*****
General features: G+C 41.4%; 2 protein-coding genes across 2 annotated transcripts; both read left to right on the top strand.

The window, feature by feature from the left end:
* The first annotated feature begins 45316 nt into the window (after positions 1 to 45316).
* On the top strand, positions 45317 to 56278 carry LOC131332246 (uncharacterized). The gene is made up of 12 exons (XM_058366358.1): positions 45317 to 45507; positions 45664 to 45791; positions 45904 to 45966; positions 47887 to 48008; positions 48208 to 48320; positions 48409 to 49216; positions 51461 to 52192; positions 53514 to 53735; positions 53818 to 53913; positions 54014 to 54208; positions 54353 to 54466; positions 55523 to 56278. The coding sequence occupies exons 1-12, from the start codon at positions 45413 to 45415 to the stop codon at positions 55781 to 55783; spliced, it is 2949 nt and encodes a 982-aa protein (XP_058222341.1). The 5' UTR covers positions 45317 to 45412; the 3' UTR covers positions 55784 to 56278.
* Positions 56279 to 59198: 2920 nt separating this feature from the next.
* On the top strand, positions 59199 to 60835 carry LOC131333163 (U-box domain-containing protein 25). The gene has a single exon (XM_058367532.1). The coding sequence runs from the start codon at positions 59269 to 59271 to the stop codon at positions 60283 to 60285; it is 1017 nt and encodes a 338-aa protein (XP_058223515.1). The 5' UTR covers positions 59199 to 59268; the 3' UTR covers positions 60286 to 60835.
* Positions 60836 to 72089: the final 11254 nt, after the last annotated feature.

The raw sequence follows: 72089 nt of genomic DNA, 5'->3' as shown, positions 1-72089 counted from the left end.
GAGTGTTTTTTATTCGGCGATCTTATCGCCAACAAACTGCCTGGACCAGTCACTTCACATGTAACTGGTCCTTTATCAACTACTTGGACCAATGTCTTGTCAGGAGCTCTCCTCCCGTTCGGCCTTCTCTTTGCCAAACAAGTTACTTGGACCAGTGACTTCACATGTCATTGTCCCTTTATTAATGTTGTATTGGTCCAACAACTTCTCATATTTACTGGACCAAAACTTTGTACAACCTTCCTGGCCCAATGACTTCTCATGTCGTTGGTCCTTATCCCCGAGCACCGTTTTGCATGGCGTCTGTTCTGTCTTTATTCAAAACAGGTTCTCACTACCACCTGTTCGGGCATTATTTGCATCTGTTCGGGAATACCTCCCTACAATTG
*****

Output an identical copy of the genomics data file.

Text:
General features: G+C 41.4%; 2 protein-coding genes across 2 annotated transcripts; both read left to right on the top strand.

The window, feature by feature from the left end:
* The first annotated feature begins 45316 nt into the window (after positions 1 to 45316).
* On the top strand, positions 45317 to 56278 carry LOC131332246 (uncharacterized). The gene is made up of 12 exons (XM_058366358.1): positions 45317 to 45507; positions 45664 to 45791; positions 45904 to 45966; positions 47887 to 48008; positions 48208 to 48320; positions 48409 to 49216; positions 51461 to 52192; positions 53514 to 53735; positions 53818 to 53913; positions 54014 to 54208; positions 54353 to 54466; positions 55523 to 56278. The coding sequence occupies exons 1-12, from the start codon at positions 45413 to 45415 to the stop codon at positions 55781 to 55783; spliced, it is 2949 nt and encodes a 982-aa protein (XP_058222341.1). The 5' UTR covers positions 45317 to 45412; the 3' UTR covers positions 55784 to 56278.
* Positions 56279 to 59198: 2920 nt separating this feature from the next.
* On the top strand, positions 59199 to 60835 carry LOC131333163 (U-box domain-containing protein 25). The gene has a single exon (XM_058367532.1). The coding sequence runs from the start codon at positions 59269 to 59271 to the stop codon at positions 60283 to 60285; it is 1017 nt and encodes a 338-aa protein (XP_058223515.1). The 5' UTR covers positions 59199 to 59268; the 3' UTR covers positions 60286 to 60835.
* Positions 60836 to 72089: the final 11254 nt, after the last annotated feature.

The raw sequence follows: 72089 nt of genomic DNA, 5'->3' as shown, positions 1-72089 counted from the left end.
GAGTGTTTTTTATTCGGCGATCTTATCGCCAACAAACTGCCTGGACCAGTCACTTCACATGTAACTGGTCCTTTATCAACTACTTGGACCAATGTCTTGTCAGGAGCTCTCCTCCCGTTCGGCCTTCTCTTTGCCAAACAAGTTACTTGGACCAGTGACTTCACATGTCATTGTCCCTTTATTAATGTTGTATTGGTCCAACAACTTCTCATATTTACTGGACCAAAACTTTGTACAACCTTCCTGGCCCAATGACTTCTCATGTCGTTGGTCCTTATCCCCGAGCACCGTTTTGCATGGCGTCTGTTCTGTCTTTATTCAAAACAGGTTCTCACTACCACCTGTTCGGGCATTATTTGCATCTGTTCGGGAATACCTCCCTACAATTG